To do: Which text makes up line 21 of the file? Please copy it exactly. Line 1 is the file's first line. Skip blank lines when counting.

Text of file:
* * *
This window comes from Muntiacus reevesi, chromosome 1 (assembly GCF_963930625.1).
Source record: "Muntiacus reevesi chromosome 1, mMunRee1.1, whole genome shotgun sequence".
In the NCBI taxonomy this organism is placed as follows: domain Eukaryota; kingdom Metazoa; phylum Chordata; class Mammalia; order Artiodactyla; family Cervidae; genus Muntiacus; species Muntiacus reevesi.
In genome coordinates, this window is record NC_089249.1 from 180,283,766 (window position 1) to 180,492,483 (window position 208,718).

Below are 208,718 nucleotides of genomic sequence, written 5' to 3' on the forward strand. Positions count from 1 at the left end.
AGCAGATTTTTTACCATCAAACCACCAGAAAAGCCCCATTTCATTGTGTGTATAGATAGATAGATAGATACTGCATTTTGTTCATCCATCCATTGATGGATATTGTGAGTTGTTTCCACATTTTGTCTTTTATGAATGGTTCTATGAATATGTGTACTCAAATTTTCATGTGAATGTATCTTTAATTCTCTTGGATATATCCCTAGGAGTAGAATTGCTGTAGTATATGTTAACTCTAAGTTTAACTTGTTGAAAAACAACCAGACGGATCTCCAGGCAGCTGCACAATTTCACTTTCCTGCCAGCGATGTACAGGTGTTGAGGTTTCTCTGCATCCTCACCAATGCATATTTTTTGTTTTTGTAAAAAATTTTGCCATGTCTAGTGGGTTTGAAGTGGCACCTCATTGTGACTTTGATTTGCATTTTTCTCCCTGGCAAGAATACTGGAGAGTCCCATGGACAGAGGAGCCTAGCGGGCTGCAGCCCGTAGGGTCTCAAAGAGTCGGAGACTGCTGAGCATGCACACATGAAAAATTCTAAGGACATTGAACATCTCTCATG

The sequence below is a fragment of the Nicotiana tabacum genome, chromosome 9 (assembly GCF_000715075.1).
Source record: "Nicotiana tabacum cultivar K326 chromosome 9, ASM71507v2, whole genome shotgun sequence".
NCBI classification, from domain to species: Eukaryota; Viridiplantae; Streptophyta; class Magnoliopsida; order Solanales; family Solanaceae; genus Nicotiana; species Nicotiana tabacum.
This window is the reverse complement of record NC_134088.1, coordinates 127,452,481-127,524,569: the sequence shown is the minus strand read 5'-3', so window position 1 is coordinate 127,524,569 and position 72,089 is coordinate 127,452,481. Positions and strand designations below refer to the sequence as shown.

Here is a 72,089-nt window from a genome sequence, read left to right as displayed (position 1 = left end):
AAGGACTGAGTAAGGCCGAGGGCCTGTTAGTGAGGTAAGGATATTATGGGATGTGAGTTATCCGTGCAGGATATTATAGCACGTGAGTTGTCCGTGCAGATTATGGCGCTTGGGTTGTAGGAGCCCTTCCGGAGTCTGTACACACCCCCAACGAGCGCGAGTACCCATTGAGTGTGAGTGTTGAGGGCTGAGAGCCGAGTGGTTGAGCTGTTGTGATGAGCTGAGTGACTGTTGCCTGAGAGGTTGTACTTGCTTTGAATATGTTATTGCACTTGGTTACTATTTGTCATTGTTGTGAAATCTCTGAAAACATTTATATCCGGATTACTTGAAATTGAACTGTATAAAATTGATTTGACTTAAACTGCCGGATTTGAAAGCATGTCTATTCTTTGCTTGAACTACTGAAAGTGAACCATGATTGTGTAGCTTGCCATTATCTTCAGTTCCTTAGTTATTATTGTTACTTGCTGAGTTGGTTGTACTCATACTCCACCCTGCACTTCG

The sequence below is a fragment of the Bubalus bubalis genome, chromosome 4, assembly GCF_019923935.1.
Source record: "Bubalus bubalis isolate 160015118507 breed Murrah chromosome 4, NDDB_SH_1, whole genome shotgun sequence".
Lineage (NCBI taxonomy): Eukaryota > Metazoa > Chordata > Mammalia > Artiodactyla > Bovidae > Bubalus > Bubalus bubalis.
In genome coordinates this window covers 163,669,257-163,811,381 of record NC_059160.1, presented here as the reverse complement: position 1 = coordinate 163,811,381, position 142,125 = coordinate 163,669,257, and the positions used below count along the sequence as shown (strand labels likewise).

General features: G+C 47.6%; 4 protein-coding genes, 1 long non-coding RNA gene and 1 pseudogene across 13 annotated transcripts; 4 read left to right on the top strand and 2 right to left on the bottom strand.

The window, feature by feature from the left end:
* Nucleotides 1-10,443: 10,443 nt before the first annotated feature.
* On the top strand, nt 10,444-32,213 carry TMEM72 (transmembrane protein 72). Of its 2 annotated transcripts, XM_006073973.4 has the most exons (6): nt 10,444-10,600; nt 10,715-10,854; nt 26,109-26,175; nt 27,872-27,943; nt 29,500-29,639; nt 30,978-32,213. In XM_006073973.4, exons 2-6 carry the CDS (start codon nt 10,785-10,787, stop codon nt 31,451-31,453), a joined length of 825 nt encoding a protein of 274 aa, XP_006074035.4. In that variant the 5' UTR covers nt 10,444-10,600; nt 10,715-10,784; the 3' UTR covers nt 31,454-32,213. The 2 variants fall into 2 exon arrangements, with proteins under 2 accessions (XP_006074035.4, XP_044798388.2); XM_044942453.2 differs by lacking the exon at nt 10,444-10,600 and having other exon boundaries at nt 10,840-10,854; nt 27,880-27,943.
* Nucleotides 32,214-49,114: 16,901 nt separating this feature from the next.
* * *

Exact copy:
* Nucleotides 32,214-49,114: 16,901 nt separating this feature from the next.